"I believe that dreams come to warn us, but that if we learn to heed them, we can change the course of events. "
She heard the other man sniggering. "Did your dreams warn you about your father's death, Miss Gordon?" the lieutenant asked, mocking her.
"Dreams do not always tell us what we might most wish to know," she said.
"Tell me, Miss Gordon, have you ever changed the outcome of events after you dreamed them?"
"Yes. I. . . stopped a young man who was wounded from rejoining his unit. I had seen him lying on the battlefield, staring up at the sky with sightless eyes on the battlefield. He has since been reassigned to communications work. "
"Spying!" Lieutenant Green said.
She laughed. "He was a Union soldier, so. . . "
The quiet man spoke again. "What if we are not intended to change fate," the soft-spoken man said.
"We are creatures of free will," she said. "I believe that God helps those who help themselves. We read books. Perhaps we can learn to read our dreams, as well," she said.
"Perhaps. " She heard him move his chair back. "It's my belief, Lieutenant Green, that we are violating the rights of this young woman," he said.
She didn't know what she had said, but she had somehow satisfied him.
"What are your plans, Miss Gordon?" he asked, surprising her.
"I've been planning-to head west, to Texas. I want to find out what happened to my father," she said.
"I think you'd do better to stay here," the man said. "Safer. "
"I have to go," she said simply.
"No. But I know in my heart that I must search out the truth," she said.
"I understand. At any rate. . . Lieutenant Green, get that ridiculous hood off the young lady's head. "
"I can manage, sir," she said, shuddering at the thought of Green touching her. She quickly pulled the canvas sack from her head.
She looked up and found herself rising. She had never suspected. . . She had seen President Lincoln many times, and she had heard that he was haunted by dreams and sometimes driven to distraction by his wife's obsession with the occult. But then, the poor man had lost two sons, and the challenge of keeping a nation together did not lessen a father's grief or a mother's desperation.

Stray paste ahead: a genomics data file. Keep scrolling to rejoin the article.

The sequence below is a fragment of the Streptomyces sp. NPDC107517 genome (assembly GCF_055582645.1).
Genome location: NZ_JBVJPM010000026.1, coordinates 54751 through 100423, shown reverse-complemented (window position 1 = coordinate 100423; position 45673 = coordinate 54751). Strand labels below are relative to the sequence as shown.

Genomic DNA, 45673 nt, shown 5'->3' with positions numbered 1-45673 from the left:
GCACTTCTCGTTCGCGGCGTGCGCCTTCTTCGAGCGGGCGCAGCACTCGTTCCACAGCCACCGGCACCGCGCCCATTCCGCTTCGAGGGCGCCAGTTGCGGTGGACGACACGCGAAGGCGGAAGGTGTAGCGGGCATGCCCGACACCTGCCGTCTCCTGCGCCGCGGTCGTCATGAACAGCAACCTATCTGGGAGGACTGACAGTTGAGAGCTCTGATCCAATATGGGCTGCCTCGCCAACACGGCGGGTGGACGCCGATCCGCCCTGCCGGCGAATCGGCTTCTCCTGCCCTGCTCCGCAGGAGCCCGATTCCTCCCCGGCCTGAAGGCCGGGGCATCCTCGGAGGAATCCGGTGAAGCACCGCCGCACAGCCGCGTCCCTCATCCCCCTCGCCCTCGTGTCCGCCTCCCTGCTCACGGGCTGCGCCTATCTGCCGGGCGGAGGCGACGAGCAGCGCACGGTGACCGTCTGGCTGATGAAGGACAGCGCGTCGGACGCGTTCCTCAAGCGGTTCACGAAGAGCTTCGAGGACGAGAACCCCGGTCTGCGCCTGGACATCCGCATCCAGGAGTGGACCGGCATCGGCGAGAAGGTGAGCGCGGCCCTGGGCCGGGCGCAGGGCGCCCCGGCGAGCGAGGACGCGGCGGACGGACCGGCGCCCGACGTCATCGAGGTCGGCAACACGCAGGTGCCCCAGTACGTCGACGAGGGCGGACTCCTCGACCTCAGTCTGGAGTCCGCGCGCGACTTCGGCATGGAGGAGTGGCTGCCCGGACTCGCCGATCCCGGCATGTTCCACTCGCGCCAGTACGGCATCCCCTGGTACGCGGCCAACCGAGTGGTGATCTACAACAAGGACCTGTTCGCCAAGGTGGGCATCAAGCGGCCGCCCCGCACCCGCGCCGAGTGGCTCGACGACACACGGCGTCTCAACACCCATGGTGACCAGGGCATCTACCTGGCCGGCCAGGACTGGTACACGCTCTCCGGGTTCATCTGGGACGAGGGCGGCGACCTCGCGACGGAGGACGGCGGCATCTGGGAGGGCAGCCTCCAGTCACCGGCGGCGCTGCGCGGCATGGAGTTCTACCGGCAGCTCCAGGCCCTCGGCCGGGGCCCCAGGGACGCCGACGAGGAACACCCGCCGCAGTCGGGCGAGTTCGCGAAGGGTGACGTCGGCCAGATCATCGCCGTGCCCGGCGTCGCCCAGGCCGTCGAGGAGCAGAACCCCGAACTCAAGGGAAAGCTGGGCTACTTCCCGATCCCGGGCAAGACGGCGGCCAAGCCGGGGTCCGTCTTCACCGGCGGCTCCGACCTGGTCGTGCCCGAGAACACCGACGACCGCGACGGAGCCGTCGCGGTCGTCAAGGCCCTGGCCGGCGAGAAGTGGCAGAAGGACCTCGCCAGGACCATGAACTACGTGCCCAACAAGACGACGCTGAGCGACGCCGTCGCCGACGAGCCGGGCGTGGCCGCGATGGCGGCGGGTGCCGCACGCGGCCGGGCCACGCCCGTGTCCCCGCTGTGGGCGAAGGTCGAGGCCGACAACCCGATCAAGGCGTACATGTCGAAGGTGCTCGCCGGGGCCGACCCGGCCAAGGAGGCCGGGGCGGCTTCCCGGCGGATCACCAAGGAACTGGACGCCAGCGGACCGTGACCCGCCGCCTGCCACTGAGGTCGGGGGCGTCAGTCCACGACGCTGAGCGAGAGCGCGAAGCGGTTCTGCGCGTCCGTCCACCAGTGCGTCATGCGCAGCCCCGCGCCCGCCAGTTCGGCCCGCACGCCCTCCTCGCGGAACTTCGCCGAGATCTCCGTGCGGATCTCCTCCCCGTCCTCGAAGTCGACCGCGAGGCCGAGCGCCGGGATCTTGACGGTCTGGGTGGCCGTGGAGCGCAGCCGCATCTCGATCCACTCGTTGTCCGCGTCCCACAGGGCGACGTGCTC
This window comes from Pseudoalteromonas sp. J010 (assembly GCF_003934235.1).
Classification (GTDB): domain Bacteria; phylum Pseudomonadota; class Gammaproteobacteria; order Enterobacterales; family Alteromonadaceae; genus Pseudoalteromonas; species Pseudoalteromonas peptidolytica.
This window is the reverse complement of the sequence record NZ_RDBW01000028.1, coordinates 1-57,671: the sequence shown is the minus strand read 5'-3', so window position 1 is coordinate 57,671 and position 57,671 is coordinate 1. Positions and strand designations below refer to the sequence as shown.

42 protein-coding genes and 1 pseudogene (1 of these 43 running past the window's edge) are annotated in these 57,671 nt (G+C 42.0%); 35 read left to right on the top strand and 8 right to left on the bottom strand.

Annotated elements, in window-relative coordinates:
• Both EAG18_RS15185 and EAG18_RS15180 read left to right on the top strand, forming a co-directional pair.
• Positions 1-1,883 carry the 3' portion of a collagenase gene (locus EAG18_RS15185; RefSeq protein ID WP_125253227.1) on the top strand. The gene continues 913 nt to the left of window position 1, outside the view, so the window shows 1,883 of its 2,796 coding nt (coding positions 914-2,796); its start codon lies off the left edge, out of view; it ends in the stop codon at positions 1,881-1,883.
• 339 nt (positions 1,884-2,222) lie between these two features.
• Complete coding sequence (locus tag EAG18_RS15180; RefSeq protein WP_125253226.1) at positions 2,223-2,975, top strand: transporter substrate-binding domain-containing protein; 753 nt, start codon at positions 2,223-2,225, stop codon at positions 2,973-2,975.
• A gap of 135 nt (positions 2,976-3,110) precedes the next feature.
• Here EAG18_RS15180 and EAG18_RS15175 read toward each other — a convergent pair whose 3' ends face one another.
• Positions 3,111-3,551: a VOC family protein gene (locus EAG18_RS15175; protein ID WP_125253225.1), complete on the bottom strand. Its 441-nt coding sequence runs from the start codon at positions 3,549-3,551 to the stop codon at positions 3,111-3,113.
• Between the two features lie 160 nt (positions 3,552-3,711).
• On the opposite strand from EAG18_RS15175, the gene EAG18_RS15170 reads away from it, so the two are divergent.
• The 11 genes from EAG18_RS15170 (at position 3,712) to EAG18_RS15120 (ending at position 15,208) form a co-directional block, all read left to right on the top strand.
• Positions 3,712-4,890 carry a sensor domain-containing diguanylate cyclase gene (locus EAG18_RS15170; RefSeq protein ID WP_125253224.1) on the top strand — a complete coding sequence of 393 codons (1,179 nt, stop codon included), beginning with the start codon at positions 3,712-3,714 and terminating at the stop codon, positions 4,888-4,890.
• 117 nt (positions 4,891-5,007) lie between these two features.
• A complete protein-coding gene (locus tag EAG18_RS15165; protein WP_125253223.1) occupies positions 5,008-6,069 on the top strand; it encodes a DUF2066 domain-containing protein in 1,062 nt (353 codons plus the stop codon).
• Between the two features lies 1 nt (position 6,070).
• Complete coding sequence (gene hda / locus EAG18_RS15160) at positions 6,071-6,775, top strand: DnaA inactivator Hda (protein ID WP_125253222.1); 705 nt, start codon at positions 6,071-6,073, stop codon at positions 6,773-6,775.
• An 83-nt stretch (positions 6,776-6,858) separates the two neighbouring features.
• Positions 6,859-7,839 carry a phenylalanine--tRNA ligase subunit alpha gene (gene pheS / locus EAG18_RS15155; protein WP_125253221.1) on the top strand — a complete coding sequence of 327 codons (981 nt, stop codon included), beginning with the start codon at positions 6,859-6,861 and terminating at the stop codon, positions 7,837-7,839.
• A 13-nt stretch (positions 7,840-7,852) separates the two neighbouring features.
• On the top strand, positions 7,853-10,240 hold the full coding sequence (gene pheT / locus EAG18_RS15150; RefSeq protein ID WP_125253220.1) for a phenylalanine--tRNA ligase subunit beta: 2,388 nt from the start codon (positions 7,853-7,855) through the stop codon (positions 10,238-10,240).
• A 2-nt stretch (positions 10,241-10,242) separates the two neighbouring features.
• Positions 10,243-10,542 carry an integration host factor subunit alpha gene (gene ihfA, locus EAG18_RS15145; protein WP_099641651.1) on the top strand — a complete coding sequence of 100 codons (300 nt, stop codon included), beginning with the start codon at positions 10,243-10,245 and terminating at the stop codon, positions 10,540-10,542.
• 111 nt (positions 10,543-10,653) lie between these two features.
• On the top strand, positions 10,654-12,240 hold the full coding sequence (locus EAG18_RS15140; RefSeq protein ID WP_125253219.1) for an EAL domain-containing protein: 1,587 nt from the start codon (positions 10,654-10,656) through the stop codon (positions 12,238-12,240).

He stretched out a hand. She accepted it. "You will be in my prayers, young lady. "
"And you, sir, will be in mine. "
"That is something for which I will be eternally grateful. "
"Sir!" Green protested.
"Please see to it that Miss Gordon is escorted home. And if she needs help in any way, I know that you will be kind enough to see that she receives it. Right, Lieutenant?"
Green looked as if he were about to explode.
"Right, Lieutenant?" Lincoln repeated softly.
ir," Green said.
Lincoln tipped his hat to her. "I wish you could meet Mary. She might be greatly encouraged by knowing you. "
"I am here for another fortnight, sir, and it would be my great pleasure to help you in any way. "
"Then I shall make the arrangements. You have my thanks. "
MARY LINCOLN DID NOT have her husband's calm disposition.
Alex felt she had to be honest and explain that she had no way to communicate with the dead, but she also found herself desperate to ease the woman's suffering if she could. "Sometimes," she said, "those who have gone before us appear in our dreams, and I believe that is their way of letting us know that they are happy in the next world. "
"Has your father, or perhaps your fiance, appeared in your dreams?" Mary asked anxiously.
"No. But I have heard of it happening. Mrs. Lincoln, I know that your little ones are with God. You must find peace here on earth, and know that you will be reunited with them when the time is right. "
She saw a peacefulness enter Mary Lincoln's eyes then, and she left feeling that, in some small way, she had helped.
DAYS LATER, WHEN SHE was actually leaving for her long journey, she saw the president again.
He was riding in a carriage with his wife, as he often did on a Sunday. He didn't see her, though. He was leaning back, his eyes closed, his expression that of a man pushed past the point of exhaustion. As she stepped into her own carriage, she wondered what dreams were plaguing the president as he wearily rested his head. Dreams were such unreliable messengers.
No dream had warned her of her father's death, when she had left him to return to her fiance in the East.
And no dream had come to alert her to what lay ahead.